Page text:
WEN:  Of course! It is the next ART movement. How can so many people around the world make so many pieces of wonderful art and NOT be recognized! We are a revolution. What we do with our fiber art is the new way of making art. It is not left to those just in the art world anymore, anyone can try. It is becoming more inclusive. Art is embracing us because they can‘t ignore such a wave. I read in American Arts magazine sometime back, that fiber art is becoming very collectable because it is new and more affordable. Rock it on fiber artists!

      RWSS:   Is it important for us to be recognized by the art world and if so, how can we help affect    that change? 
WEN:  It’s only important if you want it. To be recognized by the ‘art’ world legitimizes our work and this is important because it mainlines it, exposes it to more people. I try to get my work into non-fiber venues, be it galleries, shows and exhibits. Very often though, I am told by the art world my work borders on crafts and in the craft world, I am told it belongs in the art world. We are on the cusp.

RWSS:   Best part of your day? 
WEN:  Morning! A brand new day to write on the slate of my life!


RWSS:   Who would you most like to meet and how would you spend the day?    
WEN:  I wish I had tried to meet Katherine Hepburn. She lived in Connecticut and a long time ago my husband said to write her a letter. I never did. Years after she died, I read a book about a woman who did just that and they became friends. What a woman!

RWSS:   What is the one thing that people would be surprised to find out about you?
WEN:  Perhaps that I am introspective and used to be shy. But I am over 50 now and found my voice. I guess for women it takes that long to realize you have to validate yourself, that your inner process is the best and coming from that gives you tremendous strength of courage.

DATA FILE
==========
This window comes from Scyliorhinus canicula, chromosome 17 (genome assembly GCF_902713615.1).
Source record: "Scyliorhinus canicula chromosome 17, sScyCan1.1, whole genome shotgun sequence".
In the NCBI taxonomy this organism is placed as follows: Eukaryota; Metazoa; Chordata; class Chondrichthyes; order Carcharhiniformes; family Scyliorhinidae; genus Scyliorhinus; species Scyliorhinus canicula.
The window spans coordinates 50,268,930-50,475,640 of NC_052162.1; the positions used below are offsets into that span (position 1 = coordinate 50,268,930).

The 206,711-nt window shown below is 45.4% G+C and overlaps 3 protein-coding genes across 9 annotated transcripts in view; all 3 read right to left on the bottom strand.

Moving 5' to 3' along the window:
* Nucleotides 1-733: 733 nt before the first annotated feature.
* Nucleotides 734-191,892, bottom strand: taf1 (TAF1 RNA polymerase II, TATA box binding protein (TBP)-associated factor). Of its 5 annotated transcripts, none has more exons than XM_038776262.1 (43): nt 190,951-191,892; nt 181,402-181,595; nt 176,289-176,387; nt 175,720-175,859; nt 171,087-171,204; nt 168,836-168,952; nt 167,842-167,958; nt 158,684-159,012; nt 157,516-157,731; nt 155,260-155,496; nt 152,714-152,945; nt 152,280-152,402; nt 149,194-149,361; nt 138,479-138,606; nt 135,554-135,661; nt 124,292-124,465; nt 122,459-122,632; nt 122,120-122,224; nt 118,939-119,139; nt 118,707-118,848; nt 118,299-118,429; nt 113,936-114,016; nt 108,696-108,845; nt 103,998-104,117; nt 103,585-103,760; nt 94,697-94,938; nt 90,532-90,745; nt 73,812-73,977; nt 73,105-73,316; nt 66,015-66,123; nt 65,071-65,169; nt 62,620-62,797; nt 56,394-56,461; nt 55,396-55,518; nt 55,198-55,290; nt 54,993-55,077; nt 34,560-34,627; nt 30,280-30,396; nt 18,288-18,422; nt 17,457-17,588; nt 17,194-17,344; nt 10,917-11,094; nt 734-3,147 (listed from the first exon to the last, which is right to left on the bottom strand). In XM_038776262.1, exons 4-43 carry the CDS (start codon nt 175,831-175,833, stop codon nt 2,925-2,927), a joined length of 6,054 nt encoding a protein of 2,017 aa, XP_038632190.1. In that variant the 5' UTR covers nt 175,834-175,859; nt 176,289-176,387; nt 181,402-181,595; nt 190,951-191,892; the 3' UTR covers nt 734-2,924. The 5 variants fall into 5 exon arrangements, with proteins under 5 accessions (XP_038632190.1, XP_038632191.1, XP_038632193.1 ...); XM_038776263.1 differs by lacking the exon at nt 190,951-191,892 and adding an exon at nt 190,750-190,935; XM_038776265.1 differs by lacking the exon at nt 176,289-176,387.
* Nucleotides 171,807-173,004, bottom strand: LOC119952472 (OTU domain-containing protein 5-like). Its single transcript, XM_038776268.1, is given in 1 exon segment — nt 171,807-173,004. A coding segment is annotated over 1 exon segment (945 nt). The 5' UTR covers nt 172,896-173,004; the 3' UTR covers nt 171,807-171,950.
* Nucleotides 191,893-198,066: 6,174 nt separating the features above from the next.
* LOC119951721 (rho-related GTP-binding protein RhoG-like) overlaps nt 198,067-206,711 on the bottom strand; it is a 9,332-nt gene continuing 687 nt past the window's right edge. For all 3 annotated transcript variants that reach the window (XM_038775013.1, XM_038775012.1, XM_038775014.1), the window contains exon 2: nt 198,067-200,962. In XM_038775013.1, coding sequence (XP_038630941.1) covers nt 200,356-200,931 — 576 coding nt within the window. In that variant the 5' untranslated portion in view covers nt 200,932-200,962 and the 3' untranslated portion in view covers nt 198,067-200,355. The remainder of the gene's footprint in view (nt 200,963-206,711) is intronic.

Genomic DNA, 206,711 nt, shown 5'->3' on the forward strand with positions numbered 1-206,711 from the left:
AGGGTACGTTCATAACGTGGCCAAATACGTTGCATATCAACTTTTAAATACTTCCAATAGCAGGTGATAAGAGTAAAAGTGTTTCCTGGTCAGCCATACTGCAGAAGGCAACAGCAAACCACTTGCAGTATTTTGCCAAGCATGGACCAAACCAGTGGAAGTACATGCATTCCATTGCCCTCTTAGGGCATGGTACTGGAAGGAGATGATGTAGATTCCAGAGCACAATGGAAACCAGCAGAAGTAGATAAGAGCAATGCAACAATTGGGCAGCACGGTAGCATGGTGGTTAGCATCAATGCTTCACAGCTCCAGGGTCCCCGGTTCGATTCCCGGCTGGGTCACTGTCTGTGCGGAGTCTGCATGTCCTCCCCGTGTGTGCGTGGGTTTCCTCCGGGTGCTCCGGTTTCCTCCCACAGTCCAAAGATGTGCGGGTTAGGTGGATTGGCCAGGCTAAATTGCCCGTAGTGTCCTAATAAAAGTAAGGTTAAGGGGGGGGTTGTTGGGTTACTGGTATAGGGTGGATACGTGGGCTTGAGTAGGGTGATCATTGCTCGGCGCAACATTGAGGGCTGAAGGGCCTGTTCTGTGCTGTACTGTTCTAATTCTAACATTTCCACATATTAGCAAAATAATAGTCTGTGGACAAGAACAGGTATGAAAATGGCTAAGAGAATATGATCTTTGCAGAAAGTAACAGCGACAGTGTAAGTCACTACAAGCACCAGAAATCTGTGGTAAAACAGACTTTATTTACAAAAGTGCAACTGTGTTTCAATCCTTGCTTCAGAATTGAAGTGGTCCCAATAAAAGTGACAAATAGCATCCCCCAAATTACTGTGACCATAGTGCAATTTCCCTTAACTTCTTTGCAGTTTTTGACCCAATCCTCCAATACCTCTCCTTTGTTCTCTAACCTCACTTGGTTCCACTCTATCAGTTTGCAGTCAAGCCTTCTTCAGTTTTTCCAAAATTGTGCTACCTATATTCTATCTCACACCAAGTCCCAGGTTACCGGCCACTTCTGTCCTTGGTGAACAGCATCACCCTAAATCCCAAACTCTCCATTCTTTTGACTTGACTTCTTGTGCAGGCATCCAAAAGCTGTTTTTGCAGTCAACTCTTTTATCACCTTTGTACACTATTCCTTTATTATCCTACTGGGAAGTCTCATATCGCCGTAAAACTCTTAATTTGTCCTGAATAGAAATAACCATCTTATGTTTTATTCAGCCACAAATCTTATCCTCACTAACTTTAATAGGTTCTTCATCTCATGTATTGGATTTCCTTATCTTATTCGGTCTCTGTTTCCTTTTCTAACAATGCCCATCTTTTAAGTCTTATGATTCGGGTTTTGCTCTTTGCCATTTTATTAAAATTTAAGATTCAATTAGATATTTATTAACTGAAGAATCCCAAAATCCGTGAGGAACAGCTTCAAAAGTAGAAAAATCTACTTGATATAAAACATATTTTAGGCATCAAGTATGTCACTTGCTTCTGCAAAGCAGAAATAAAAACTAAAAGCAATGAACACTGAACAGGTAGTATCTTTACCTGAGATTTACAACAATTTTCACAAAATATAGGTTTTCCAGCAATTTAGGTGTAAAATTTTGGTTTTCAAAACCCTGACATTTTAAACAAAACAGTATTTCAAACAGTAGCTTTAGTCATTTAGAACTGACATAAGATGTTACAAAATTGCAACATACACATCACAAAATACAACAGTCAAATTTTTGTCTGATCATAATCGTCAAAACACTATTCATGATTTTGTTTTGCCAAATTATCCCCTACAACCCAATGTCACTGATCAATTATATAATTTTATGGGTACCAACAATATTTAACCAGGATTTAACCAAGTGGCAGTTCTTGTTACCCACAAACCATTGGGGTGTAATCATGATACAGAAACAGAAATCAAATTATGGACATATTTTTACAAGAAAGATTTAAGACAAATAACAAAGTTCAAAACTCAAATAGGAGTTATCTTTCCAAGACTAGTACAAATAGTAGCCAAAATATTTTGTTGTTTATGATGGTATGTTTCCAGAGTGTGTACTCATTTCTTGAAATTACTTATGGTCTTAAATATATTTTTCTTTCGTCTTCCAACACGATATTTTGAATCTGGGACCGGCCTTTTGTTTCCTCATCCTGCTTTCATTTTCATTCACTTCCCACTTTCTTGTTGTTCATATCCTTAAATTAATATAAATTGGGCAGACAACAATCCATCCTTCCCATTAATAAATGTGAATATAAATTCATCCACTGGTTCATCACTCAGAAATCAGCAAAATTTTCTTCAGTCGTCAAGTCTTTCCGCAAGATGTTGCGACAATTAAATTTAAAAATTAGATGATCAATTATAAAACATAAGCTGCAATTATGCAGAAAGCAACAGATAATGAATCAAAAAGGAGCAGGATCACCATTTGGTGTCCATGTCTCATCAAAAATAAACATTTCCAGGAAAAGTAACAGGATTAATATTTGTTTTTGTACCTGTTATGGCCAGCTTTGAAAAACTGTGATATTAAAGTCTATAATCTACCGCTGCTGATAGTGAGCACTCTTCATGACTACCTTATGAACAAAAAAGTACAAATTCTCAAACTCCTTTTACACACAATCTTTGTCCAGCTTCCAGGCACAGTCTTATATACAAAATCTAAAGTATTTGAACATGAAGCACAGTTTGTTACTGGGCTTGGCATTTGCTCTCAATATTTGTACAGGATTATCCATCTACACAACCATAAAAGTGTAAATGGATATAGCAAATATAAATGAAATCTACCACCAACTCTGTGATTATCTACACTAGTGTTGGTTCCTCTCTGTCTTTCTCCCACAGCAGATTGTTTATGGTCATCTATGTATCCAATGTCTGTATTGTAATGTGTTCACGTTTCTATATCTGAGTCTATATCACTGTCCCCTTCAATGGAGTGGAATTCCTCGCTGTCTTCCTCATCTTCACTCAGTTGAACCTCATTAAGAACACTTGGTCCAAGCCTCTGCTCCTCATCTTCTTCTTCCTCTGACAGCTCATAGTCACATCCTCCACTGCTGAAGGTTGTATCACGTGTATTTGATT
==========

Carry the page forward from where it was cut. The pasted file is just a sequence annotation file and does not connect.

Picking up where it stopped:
RWSS:   What is on the horizon for Wen Redmond?
WEN:  I have so many ideas and so little time. I would like to write a book. I have submitted, a couple years ago. But  now that is on hold-perhaps later, after I work up some more pieces. I am so lucky to be a fiber artist. We have so many kindred spirits who are mad like me!

RWSS:   Any words of wisdom?
WEN:  In the words of the 1960’s radical, Jerry Rubin, Just DO it!

To learn more about this fascinating artist please visit Wen's website  or her blog Fibre Art Goddess.

Thank you Wen!

Thursday, November 25, 2010


Melbourne Australia artist Elizabeth Armstrong says that "color is her driving force".  A full time feltmaker and textile artist, she also teaches workshops and spends a great deal of time as an "artist-in-residence" in primary and secondary schools. Elizabeth uses pure wool Australian yarns, silk sourced from Italy and Japan as well as Soylux - a soy silk product.   She currently divides her artwork amongst whimsical dolls, beautiful wraps, intricate scarves, bold wall hangings and cushions. 

RUNNING WITH SCISSORS STUDIO:   Did you always envision a life as an artist?
ELIZABETH ARMSTRONG:  As a young person I thought that being an artist was such a wonderful romantic thing to do.  I never knew you could actually earn a living from it! I had planned a life in classical music. Circumstances changed and I am so glad - I still play but my life is firmly rooted in being a textile and mixed media artist now.

RWSS:   What was your first experience with felt making? 
ELIZABETH:  My first experience was looking at a chapter in an old book from the
1970's and just having a go. The results were pretty appalling now that I think about them, but it
didn't discourage me.

  Do you have a dedicated studio?
ELIZABETH:  Yes - I couldn't bear to be without it. It is every artist's dream to
have their own place to work  -  and I believe they are entitled to one.


RWSS:   Can you describe a typical day for us?
ELIZABETH:  My studio practice is based on breaking up the different activities I
have on the drawing board. So each day I do a little of each part of the process - lay out a new piece, felt another one, work out some new colorways write up notes or illustrate in the journal and do some hand and machine embroidery in the evening. In this way there are always several works on the go and I don't get bogged down in the middle of any one project.  I also photograph my work as it grows as well as recording the end result.  I never work for longer than 2 hours at a time because I think you
need to stay fresh in your approach. Going away for an hour and coming back has great benefits  - you can reflect on what you are doing or simply forget about it for a while.  These interim times are spent gardening and doing domestic tasks.